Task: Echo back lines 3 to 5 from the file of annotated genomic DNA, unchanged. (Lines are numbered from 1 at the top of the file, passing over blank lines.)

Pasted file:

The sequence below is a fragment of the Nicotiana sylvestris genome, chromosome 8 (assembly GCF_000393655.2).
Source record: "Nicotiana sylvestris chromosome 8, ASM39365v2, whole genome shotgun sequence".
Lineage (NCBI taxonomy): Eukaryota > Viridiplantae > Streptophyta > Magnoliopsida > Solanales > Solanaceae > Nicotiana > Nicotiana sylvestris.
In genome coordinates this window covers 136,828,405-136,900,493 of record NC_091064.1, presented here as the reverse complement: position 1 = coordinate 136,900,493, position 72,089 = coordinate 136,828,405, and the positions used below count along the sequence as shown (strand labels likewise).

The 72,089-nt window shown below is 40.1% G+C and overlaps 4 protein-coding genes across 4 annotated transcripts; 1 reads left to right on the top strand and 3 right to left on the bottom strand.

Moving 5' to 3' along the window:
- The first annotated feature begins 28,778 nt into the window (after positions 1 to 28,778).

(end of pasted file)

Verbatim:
Lineage (NCBI taxonomy): Eukaryota > Viridiplantae > Streptophyta > Magnoliopsida > Solanales > Solanaceae > Nicotiana > Nicotiana sylvestris.
In genome coordinates this window covers 136,828,405-136,900,493 of record NC_091064.1, presented here as the reverse complement: position 1 = coordinate 136,900,493, position 72,089 = coordinate 136,828,405, and the positions used below count along the sequence as shown (strand labels likewise).

The 72,089-nt window shown below is 40.1% G+C and overlaps 4 protein-coding genes across 4 annotated transcripts; 1 reads left to right on the top strand and 3 right to left on the bottom strand.